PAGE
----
Then one day I was asked to do a daily recorded segment for Dubai TV during Ramadan. It took me 2 weeks to write the 30 segments. When it came to shooting, I re-recorded each segment around 10 times. The producer was frustrated, the director was frustrated, and I was going to cry. I wanted to scream I am a dietitian and not a presenter. The reason it was so bad is because I had been doing previous interviews in a sort of chatting manner so I didn’t have to memorize the words and I could easily replace words I didn’t know with english and the presenter would correct it. However, with the recorded segment I couldn’t. Want to guess how long each segment was?
30 seconds I swear and it was the most stressful thing I’ve had to do. How sad is this?
That was a breaking point for me, I was so upset. I was upset to have graduated from AUB which is considered a top university in the region with 2 degrees, in Lebanon, I am Lebanese and I couldn’t do an arabic interiew.
Overtime things got better, I still make mistakes but I am overall much more comfortable. However, this should not be our reality.
I still suffer tremendously with new topics and also with writing. The writing I won’t even begin to tell you about it. Just yesterday a translator friend of mine told me that the FDA is إدارة الغذاء والدواء الأميركية
not الأغذية والعقاقير which I had posted on my Facebook page thanks to google translate. It didn’t sound right anyway 3aqarir.
I have since decided to no longer depend on Google but only use Yamli. If I want to get any sentence done within 2 hours.
Arabic channels will choose you over the thousands of other dietitians in the region especially the Gulf because you speak the language, and there you are mistaking the pronunciation of some letters and saying totally wrong words. Many companies will also choose you to work for them because you speak arabic expecting you to be able to not only read but write arabic in a way that represents a professional at your level, and hopefully drafting a 100 word e-mail won’t take you 3 days and a half.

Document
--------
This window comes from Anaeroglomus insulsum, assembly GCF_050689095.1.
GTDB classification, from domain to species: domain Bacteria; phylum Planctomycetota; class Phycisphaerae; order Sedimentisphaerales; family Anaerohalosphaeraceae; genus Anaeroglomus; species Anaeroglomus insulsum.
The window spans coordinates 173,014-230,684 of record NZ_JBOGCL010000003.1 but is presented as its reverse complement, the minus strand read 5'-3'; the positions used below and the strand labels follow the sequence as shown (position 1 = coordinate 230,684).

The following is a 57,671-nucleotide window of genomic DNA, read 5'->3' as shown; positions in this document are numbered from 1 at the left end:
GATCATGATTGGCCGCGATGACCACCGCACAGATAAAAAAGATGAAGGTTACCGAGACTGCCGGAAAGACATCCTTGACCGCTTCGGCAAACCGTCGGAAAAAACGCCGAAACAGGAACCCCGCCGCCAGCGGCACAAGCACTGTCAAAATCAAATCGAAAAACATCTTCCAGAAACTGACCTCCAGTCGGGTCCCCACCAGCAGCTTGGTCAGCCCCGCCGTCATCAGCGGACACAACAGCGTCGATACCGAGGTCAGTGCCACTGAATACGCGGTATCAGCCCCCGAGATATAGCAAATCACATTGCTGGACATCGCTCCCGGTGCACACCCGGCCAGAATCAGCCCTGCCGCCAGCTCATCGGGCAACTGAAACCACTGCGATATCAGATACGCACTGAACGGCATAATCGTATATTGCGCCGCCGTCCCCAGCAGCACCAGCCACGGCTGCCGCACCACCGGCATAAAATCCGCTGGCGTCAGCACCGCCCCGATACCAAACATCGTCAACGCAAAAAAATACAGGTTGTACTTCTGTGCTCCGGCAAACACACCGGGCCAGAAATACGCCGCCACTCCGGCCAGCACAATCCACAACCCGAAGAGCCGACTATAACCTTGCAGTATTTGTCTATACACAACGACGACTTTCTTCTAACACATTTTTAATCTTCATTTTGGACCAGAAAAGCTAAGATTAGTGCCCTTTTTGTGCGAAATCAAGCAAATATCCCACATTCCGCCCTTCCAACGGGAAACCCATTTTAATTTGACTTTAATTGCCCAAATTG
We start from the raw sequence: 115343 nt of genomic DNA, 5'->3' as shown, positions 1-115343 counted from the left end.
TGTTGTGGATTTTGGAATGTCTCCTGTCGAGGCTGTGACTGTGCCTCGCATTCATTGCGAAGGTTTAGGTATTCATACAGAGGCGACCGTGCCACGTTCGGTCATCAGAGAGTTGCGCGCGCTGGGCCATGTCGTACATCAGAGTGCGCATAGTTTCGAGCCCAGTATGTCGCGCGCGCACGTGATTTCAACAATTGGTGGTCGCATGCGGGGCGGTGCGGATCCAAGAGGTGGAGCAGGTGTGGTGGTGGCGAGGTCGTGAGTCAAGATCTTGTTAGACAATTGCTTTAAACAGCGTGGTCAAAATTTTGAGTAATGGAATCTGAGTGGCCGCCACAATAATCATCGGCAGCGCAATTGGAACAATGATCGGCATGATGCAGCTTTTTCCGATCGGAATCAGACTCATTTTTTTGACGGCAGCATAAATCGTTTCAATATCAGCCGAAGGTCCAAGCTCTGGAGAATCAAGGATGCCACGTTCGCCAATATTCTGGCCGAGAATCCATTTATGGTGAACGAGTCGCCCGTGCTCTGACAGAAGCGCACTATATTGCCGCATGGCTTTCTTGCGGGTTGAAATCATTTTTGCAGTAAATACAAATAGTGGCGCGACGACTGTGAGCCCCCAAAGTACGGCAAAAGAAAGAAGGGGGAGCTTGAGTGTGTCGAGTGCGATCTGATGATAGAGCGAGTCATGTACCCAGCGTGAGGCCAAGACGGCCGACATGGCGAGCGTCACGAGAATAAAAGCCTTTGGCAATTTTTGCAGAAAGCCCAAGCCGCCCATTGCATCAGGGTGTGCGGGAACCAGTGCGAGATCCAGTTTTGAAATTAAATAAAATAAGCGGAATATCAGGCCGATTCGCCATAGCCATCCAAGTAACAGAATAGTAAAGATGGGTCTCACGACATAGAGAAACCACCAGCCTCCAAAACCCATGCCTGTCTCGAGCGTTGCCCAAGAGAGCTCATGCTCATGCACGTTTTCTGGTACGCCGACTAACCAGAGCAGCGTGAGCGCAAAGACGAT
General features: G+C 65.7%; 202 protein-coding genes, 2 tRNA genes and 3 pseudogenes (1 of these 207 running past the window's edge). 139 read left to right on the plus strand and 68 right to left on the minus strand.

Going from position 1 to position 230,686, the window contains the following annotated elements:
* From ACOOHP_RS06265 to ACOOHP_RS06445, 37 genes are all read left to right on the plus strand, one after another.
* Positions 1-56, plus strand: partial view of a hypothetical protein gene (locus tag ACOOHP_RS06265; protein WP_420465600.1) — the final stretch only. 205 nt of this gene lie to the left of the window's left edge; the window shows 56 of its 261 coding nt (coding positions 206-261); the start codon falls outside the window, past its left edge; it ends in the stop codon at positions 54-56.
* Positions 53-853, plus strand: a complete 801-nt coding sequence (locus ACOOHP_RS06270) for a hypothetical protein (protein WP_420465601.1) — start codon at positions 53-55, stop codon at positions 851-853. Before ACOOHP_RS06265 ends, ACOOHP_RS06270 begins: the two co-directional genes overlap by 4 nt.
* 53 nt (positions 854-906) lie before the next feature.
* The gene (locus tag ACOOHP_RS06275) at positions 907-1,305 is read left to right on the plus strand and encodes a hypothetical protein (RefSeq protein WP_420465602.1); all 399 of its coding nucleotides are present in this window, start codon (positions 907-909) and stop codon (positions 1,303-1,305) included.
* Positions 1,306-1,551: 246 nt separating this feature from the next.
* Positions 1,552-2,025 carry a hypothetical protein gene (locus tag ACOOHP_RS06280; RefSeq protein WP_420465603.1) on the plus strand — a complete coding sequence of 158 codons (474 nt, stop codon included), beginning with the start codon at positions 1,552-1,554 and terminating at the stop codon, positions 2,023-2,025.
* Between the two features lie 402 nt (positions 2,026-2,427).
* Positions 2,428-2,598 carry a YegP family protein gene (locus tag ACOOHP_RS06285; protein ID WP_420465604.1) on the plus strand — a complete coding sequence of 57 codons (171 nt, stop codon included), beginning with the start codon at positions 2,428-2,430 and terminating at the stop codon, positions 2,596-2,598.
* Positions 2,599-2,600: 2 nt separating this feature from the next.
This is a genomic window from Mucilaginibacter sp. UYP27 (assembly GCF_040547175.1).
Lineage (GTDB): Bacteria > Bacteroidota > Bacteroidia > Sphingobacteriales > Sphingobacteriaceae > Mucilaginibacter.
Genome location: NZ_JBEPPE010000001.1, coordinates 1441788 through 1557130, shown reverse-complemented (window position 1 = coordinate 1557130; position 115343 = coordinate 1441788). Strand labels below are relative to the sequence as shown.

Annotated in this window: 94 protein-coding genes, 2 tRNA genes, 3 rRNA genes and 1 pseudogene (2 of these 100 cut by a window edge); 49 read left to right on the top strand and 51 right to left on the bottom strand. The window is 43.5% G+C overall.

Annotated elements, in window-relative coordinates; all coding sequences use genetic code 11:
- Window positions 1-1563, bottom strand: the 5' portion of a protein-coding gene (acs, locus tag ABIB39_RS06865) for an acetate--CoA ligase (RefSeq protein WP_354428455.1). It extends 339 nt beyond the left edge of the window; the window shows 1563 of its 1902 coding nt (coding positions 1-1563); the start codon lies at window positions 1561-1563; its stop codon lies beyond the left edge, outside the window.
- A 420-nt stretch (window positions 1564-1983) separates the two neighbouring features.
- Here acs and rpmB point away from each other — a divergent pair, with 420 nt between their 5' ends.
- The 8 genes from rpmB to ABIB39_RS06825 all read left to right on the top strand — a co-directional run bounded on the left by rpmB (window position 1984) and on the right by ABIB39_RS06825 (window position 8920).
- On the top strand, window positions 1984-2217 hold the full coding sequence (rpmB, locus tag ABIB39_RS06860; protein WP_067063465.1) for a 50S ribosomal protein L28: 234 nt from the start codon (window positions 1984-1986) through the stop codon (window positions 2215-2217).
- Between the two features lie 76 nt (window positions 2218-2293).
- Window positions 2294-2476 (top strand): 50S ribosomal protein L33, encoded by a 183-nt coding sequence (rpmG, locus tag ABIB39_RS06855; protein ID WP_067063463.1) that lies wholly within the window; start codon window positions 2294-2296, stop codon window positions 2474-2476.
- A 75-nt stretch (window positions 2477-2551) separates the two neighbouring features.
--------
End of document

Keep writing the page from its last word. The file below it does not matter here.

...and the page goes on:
When the one thing that will make us stand out as arabic speaking professionals is something we are not so comfortable with, that is a waste of resources and sad for our educational system and for our society. We speak in English and write in english and talk to our children in English and think everyone else does the same, but guess what? We are the minority of the minority.
What is the point of getting top notch education if we can’t share it properly with people? Have you noticed the lack of scientific evidence based arabic publications or magazines or blogs? Everything we read in arabic on social media is so behind and most of the time inaccurate.
I am not not lecturing you, I still speak in english with my siblings and unfortunately most of the time with my son, and when I am upset with someone or nervous I will speak in english but I will and I am working on it. This is why I am writing this to you, so it’s not too late.
To all the students in Lebanon or the arabic world who want to one day get exposure or excel in their jobs learn your arabic and love it. Especially if you’re lebanese, because our Lebanese slang is not proper arabic at all and we have a real pronunciation issue and many words we use are totally alien to the millions of arabic speakers.
I know AUB is now giving a few assignements in arabic and is having a session on Media, but this is definitely not enough. Next blog post, I will tell you all about my experience with my poor arabic with my patients and what I have learned.
شكراً لحسن متابعتكم – I learned that from the daily news.